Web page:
Rock Me Like a Hurricane (Lamp shade): Kerosene Lamps on Campus
During the west circle historic privy excavation, 773 fragments of hurricane oil glass lamp shades were found. Lamps that use these shades are characterized by a wick dipped into the fuel source that would have been surrounded by a glass globe. Glass lamps may initially seem like a fairly routine find, which of course they are to an extent. But, consider the role of electricity in your own life. Now, imagine what studying must have been like in a small dorm room with the only light coming from an oil lamp! Clearly the students’ all-nighters would have been interrupted by the tending of the lamps.
The rules of the Michigan Agricultural College from 1868 clearly state that, “Filling a lamp with kerosene when it is burning, or in the evening or night is forbidden under penalty of suspension or expulsion.” However, as we know from the presence of clay pipes and alcohol bottles found in campus excavations, students often subverted the rules. I imagine many a lamp was kept burning as students hurriedly tried to get through the material they needed to know for a tough botany or chemistry course. Though the early campus buildings were constructed of mixed materials, the rules regarding lamps were clearly designed to cut down on fire hazards in dorm rooms.
There is archaeological evidence for the use of oil-lamps for thousands of years, while the kerosene-fueled lamp was introduced around 1850 (1). Ancient Romans used lamps made of stone, shell, or ceramics and fueled by the abundantly available olive oil (2-3). Oil lamps appear in Jewish, Islamic, Hindu, and Christian texts, usually referencing lighting some spiritual way or the light as a source of direction (1).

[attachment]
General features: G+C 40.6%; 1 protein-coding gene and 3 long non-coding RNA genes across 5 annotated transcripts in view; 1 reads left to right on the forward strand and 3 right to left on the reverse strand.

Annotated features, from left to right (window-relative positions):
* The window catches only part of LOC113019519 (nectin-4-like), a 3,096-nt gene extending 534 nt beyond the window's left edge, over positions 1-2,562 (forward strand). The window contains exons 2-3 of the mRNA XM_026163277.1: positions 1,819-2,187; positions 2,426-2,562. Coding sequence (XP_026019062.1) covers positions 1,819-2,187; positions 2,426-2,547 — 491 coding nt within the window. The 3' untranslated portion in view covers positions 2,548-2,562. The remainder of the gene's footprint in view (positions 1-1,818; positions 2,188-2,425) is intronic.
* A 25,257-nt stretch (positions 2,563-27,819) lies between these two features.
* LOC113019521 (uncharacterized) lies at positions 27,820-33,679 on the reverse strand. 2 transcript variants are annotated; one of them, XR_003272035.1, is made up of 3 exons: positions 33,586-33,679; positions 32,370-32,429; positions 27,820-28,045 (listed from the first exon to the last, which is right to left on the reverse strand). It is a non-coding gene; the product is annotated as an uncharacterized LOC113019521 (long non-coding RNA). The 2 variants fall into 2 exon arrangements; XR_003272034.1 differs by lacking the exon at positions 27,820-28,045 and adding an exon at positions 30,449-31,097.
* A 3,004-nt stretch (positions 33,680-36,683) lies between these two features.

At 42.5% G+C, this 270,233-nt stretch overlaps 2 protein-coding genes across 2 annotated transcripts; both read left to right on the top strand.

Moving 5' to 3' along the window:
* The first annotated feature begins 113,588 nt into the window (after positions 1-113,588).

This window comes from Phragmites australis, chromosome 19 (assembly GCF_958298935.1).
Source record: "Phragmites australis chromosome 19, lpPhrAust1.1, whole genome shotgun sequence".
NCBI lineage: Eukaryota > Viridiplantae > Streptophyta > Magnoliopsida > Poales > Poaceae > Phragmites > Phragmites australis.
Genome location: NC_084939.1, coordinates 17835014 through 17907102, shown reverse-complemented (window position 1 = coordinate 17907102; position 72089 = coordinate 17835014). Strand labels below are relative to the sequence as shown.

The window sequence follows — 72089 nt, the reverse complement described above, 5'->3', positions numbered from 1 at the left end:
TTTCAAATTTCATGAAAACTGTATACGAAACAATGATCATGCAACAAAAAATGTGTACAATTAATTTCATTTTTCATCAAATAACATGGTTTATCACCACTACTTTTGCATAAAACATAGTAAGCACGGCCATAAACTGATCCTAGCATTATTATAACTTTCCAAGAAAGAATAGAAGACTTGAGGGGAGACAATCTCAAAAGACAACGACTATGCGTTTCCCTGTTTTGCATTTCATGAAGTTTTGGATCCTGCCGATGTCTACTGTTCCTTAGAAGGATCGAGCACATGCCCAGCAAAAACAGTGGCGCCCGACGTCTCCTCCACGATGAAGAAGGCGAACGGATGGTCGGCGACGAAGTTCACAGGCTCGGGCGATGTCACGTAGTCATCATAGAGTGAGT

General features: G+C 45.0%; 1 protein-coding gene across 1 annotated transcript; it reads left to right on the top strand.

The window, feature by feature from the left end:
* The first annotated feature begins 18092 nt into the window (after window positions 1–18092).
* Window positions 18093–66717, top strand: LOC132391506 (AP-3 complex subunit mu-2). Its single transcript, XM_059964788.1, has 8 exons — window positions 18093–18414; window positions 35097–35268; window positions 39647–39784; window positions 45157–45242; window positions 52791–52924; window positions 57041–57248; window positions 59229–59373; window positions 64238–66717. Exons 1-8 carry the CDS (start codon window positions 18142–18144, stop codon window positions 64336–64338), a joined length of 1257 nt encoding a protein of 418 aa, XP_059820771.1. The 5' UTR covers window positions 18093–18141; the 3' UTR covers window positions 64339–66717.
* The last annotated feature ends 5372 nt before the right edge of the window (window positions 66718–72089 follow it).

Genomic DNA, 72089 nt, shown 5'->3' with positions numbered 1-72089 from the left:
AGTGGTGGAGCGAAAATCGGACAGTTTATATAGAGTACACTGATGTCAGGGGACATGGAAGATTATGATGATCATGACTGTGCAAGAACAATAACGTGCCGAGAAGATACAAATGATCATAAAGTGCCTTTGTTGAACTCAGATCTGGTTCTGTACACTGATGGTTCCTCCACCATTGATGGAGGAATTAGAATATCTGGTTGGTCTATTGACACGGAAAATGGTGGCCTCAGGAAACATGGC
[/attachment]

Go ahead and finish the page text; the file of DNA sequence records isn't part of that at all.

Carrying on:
I am sure we are all very grateful for the widely available electricity we enjoy today, but in other rural parts of the world kerosene lamps are still used today where electricity is too expensive or inaccessible. Kerosene as a fuel source rivals even the amount of U.S. jet fuel consumption per year! While kerosene lamps like the ones found on campus consume about 77 billion liters of fuel per year, the U.S. airlines report usage of about 76 billion liters of jet fuel per year (4).
Interestingly, CAP has only found oil lamps at the sites of the historic privy (associated with Saints’ Rest) and the site of Beaumont West which is associated with College Hall. These locations make sense as students would have been occupying these spaces after the sun went down. Recently, the City of Boston Archaeology Program (5) located a complete oil lamp at the bottom of a privy dated to 1835. CAP has had no such luck with finding an intact lamp, which is not unexpected since one careless knock into a table could have sent a lamp flying and glass shattering. We have been able to reconstruct some of the lamp shade fragments, but their presence in the privy associated with the old dormitory lends credence to the idea that the lamps ended up here due to breakage. Perhaps it was all to common for students at Saints Rest to make their trip back to the dorm in the dark, after accidentally breaking a lamp shade, and hiding the evidence down the privy shaft.